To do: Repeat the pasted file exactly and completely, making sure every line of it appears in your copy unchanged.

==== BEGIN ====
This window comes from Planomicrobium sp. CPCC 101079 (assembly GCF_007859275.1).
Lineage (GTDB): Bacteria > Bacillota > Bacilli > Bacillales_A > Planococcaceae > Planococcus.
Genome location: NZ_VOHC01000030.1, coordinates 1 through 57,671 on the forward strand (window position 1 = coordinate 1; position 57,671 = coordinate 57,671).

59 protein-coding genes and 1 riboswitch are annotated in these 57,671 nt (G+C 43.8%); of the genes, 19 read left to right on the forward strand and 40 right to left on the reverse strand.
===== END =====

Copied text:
This window comes from Planomicrobium sp. CPCC 101079 (assembly GCF_007859275.1).
Lineage (GTDB): Bacteria > Bacillota > Bacilli > Bacillales_A > Planococcaceae > Planococcus.
Genome location: NZ_VOHC01000030.1, coordinates 1 through 57,671 on the forward strand (window position 1 = coordinate 1; position 57,671 = coordinate 57,671).

59 protein-coding genes and 1 riboswitch are annotated in these 57,671 nt (G+C 43.8%); of the genes, 19 read left to right on the forward strand and 40 right to left on the reverse strand.